A young journalist, a seasoned cameraman and a discredited war correspondent embark on an unauthorized mission to find the No.1 war criminal in Bosnia. However, their extremely dangerous target decides to come after them.
This film is about a hyper-vigilant employee of the department of public safety who, while training his young female replacement, has to track down a missing girl who he is convinced is connected to a paroled sex offender he is investigating.
Keen young Raymond Avila joins the Internal Affairs Department of the Los Angeles police. He and partner Amy Wallace are soon looking closely at the activities of cop Dennis Peck whose ... See full summary »
Early in 1971, McGraw-Hill passes on Clifford Irving's new novel. He's desperate for money, so, against the backdrop of Nixon's reelection calculations, Irving claims he has Howard Hughes's cooperation to write Hughes's autobiography. With the help of friend Dick Suskind, Irving does research, lucks into a manuscript written by a long-time Hughes associate, and plays on corporate greed. He's quick-thinking and outrageously bold. Plus, he banks on Hughes's reluctance to enter the public eye. At the same time, he's trying to rebuild his marriage and deflect the allure of his one-time mistress, Nina Van Pallandt. Can he write a good book, take the money, and pull off the hoax? Written by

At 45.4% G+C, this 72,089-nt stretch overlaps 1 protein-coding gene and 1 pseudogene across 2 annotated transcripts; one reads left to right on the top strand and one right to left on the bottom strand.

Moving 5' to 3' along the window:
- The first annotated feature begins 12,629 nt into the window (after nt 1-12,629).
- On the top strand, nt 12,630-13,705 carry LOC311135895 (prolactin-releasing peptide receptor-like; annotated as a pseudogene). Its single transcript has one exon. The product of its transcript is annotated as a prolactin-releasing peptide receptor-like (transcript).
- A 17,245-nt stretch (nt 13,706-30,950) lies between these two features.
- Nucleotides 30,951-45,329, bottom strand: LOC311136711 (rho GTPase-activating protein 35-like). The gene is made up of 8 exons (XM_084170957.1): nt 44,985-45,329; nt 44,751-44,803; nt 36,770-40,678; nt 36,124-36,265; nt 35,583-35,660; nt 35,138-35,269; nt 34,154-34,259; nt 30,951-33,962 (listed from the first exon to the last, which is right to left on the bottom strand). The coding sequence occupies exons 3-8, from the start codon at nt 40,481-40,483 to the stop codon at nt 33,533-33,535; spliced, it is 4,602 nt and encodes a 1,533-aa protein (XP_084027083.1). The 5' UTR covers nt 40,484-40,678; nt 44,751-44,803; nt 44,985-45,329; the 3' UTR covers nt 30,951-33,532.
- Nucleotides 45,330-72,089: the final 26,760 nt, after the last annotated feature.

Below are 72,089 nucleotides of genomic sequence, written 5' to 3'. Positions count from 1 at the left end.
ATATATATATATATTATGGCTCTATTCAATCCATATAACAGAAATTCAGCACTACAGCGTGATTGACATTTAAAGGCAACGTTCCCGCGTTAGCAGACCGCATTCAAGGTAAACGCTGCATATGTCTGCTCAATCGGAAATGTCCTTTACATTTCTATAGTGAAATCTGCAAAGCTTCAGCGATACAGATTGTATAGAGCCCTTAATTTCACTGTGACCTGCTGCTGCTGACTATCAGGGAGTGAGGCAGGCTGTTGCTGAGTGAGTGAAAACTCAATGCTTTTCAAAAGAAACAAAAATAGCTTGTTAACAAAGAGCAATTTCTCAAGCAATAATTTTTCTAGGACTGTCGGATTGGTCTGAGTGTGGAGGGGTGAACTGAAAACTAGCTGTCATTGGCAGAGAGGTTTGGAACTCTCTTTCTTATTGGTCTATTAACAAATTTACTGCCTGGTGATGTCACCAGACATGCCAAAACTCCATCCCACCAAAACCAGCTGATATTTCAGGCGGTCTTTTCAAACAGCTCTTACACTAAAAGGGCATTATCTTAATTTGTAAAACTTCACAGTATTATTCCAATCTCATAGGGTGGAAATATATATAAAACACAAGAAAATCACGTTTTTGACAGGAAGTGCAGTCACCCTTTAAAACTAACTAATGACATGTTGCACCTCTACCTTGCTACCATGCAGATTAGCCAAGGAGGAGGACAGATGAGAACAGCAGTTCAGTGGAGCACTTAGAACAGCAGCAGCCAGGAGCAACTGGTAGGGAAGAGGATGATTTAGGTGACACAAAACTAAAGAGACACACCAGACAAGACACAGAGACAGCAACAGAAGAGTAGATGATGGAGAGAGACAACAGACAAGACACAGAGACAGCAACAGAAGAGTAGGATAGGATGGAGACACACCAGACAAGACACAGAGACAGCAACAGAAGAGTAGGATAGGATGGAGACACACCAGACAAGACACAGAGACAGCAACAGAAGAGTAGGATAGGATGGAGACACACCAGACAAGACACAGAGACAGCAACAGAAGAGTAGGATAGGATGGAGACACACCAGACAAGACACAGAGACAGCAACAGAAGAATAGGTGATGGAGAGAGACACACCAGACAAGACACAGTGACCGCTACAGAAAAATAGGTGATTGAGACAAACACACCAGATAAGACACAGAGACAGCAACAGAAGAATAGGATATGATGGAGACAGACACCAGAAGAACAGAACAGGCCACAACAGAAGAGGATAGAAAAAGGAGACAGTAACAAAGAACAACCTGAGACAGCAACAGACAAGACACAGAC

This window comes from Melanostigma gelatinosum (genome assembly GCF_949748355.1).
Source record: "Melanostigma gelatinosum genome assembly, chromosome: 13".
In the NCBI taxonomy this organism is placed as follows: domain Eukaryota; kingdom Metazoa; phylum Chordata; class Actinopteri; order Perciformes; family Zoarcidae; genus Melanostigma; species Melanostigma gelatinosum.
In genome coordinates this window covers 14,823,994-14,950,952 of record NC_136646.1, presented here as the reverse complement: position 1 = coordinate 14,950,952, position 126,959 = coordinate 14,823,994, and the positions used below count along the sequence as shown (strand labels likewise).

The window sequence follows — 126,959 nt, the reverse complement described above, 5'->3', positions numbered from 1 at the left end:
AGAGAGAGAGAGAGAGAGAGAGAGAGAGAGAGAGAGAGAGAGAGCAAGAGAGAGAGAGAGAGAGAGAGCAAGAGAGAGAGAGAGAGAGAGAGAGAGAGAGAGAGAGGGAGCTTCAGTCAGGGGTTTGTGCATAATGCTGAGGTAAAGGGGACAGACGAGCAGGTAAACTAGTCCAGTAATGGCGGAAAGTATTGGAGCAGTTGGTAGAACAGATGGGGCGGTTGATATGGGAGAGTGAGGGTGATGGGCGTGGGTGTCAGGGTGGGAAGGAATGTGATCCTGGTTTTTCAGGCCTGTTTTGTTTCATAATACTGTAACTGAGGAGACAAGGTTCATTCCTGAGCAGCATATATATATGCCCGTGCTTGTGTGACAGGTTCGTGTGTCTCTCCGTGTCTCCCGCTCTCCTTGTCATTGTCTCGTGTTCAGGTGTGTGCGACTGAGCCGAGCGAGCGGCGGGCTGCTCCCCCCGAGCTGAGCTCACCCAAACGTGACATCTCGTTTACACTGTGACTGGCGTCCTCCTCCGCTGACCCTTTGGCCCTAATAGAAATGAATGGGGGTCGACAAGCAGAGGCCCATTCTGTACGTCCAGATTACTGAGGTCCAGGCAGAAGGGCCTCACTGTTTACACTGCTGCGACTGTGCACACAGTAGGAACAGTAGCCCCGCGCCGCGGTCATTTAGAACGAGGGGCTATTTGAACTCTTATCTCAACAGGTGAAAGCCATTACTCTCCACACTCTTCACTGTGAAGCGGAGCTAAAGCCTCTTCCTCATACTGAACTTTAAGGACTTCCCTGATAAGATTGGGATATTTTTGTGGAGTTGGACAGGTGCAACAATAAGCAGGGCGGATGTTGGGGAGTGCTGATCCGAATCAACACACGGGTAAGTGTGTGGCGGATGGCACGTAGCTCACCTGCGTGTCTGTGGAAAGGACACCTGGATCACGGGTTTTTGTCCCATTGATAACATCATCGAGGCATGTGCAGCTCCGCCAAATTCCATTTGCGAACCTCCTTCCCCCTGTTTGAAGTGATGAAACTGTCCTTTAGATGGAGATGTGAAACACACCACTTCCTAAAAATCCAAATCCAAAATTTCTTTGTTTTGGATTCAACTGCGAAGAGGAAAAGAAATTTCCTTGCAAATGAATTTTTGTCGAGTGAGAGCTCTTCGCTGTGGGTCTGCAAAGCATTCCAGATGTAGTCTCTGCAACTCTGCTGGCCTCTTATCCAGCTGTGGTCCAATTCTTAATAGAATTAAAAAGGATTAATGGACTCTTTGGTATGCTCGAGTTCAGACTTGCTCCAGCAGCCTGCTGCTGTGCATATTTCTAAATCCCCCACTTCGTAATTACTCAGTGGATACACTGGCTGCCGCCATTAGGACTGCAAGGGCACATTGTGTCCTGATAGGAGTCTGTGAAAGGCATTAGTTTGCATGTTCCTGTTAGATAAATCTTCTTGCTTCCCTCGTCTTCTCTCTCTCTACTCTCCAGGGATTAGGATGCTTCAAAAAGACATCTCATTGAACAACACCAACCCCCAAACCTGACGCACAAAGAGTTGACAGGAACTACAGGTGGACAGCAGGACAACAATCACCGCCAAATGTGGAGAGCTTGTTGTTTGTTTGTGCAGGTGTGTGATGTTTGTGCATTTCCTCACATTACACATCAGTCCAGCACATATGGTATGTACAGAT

A document in one of the files sent to Irving states that Howard Hughes loaned Donald Nixon, brother of Richard Nixon, $205,000 in 1956 to secure Pentagon contracts; Irving concludes that this information will bring Richard Nixon down if made public. In fact, the loan was to help Donald Nixon save his restaurant chain, and became public knowledge during the 1960 presidential race. See more »
Lasse Hallstrom has directed a compelling recreation of Clifford Irivng's novel in "Hoax". It is a retelling of the risky writing of the fake autobiography of Howard Hughes, the eccentric billionaire from Texas. Richard Gere gives a satisfying performance in his torn character of Clifford Irving himself. He is also convincing in his ability to show his simultaneous success and guiltless feelings in writing his so-called autobiography. Alfred Molina gives an emotional performance as Dick Suskind, Irving's loyal friend and co-writer. Marcia Gay Harden is a genuine Edith Irving in this disturbing story. And Julie Delpy is exquisite as Nina Van Pallandt, the paramour that Irving drags into his ploy. It makes for a nice cinema, and likely a good read.
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